Introducing my Roadie

My other wife aka the MTB, got the exposure that she needed, meanwhile the overlooked beauty prodded me to be put on this blog. So, introducing here and now, the fast, light, fickle, slick tyre beauty:

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The lighter but faster touring Roadie.

This is several kilograms ( kgs. ) lighter than my MTB, but it’s just as fickle if stretched or fiddled with. The MTB can take our typical roads, smooth as butter in one stretch and then absolute mayhem in another. This one doesn’t cut it. On one of my 400 km. runs, it gave up on the way back, a cup in the hub that houses the ball bearings gave up. Today, it’s rear tyre burst and took the tube with it too. I had to drag it and myself for 20 odd kilometres with the no-rules traffic zipping by on the highway. Luckily, this was just a photo op run and I decided to limit myself to within 50 km. of my residence. If I had gone on further, I may have had to haul it over a lot many miles ( or kilometres ).

The roadie suffers from several shortcomings when touring in the Indian subcontinent. It has no suspension and the potholes here can be brutal. Then there are the uneven bumps on the better roads too, which can jar a rider if travelling at a good speed. To be honest, roads are now much better than a decade back, but still a no go for a roadie with slick tires. On the plus side if it gets a smooth as butter stretch it can clock 40 kmph.* with ease. 

*kmph. — kilometres per hour

When I had purchased it, it was a fixed gear roadie. It’s tyres are 27 x 1 1/4″ and the frame is steel. Worked on it and have added 21 gears to it, adding gears is not so easy as it seems, more of this later. The gear freewheel is non indexed and has thumb friction shifters. Have replaced the front and back mudguards with self made cardboard ones, they look a bit crude, but are much lighter and do the job of keeping the dirt in. The pedals are Keo compatible clipless type and I have shoes that lock into them. These pedals are comfortable on the long hauls but can be demanding when negotiating the chaotic Indian city/town traffic. A lot of practice is required before they can be used on our roads. Saddle post was replaced and a cushion seat cover added. Other accessories like a rear view mirror, front basket and a front light with an odometer were put in later, making it a short touring bike. 

Am trying to replace it’s tire frame with lighter alloy stuff but 27 inch wheel frames are rare and am considering fitting in alloy 700 cc wheels. I may replace the transmission with a freehub/cassette combination and compatible shifters. But, this is still in the planning stage. All in all, have travelled a lot on this bike and it has served me well on my shorter runs. That finishes the intro of my Roadie beauty. Keep checking back for more of my travel tips and tours!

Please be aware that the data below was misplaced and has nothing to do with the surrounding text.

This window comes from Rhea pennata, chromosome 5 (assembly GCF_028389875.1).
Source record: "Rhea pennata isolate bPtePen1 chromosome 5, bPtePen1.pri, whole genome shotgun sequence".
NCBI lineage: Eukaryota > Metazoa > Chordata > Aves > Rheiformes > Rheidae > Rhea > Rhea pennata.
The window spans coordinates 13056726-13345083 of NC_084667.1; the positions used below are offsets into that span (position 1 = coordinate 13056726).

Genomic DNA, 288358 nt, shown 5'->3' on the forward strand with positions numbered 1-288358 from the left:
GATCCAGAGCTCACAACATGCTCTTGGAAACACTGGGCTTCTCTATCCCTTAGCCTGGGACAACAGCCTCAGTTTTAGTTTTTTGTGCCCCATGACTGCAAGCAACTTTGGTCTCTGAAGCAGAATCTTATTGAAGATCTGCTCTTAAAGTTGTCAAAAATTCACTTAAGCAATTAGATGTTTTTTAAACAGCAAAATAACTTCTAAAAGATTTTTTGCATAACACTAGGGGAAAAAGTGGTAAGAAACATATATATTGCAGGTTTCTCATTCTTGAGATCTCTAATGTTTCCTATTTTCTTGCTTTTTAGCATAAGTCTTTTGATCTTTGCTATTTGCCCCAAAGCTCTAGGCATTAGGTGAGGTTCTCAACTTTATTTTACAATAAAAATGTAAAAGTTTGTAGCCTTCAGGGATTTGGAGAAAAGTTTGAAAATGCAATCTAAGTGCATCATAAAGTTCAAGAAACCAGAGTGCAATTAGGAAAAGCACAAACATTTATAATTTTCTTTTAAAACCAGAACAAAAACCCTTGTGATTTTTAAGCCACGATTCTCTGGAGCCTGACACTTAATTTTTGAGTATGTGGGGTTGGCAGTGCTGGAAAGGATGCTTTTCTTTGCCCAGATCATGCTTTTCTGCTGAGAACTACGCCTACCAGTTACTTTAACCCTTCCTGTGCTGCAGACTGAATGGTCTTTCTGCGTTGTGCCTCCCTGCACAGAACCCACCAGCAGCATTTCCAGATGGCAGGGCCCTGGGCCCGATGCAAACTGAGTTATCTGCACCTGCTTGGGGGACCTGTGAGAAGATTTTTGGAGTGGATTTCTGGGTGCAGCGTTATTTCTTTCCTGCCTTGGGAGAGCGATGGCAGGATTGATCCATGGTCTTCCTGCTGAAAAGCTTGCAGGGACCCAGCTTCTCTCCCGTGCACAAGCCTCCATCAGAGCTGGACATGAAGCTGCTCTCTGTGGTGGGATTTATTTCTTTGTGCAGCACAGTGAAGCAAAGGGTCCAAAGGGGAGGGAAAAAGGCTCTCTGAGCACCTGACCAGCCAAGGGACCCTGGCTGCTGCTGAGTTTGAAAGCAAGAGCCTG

My Wanderings

Let’s see, I started with 20-40 km. runs then started on 50-100 km. ( abbrev. for kilometres ) runs on my MTB. The roadie came somewhat later and was also single gear, now modified with 21 gears. The first long run i.e. 200 km. was on the roadie, will be posting it’s pic soon as it is now being serviced by yours truly; courtesy broken spokes in the back wheel.

The journey was from Kanpur to Allahabad, now called Prayagraj and then back after meeting with friends lasting 2-3 days. It was about 210 km. one way. The return leg was marred by a broken back wheel hub and I had it repaired at 11 pm in the night, thanks to a local mechanic. Thereafter I decided not to use the roadie for journeys exceeding 150-200 km.

Kanpur – Prayagraj Google Map

That set me up for my long outreaches. I started on another route i.e. Kanpur-Hamirpur-Maudaha and further into Bundelkhand, hitting around 200 km. to and fro., same day runs, both on my MTB and then on the roadie. This route is scenic after Hamirpur as the population thins out.

Kanpur-Maudaha Google Map

A few pics of Hamirpur city, which lies in the middle of two rivers, Yamuna and Betwa.

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This was December 2017, Hamirpur Betwa bridge ( I often get confused between the two rivers, apologies if I got it wrong here ).

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Hamirpur, Yamuna bridge. It’s about a 100 feet down there on the bridge.

Check my other blogs for the super journeys exceeding 200 km.

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P.S.: km. stands for kilometres. We follow the metric system here. Am not using kms. cause its also a short for ‘kill myself’ in chat language.

Small Beginnings

My cycling odyssey started in 2016. I was just coming out of obesity and illness that had dogged me for several years. In my enthusiasm to cut down on obesity I started on long distance running, which resulted in a few injuries and that made me to switch to cycling.

Went to the local cycling shops here and purchased a 26″ MTB, in case you are wondering about 29’ers, well …. we are in the backwoods here and that’s all I could get. It was only 5000/- rupees and that is where it all begins.

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The above is what it is now ! The wheels have been replaced by alloy rims rather than the heavy aluminium ones; it was single gear, but it’s now a 7 gear freewheel, with a thumb index shifter too, there is a new handlebar and a triathlon arm rest. The seat pipe has been replaced along with the seat and seat cover. The front fork has also been replaced to add a disc brake, and another at the back too ! The new stand is lighter and sturdier than the earlier one.

Is that all ? No ! The pedals are Shimano clipless SPD type to along with bike shoes that can lock in to these. I could go on and on, but enough of this. This is what I use to travel over 150 kilometres.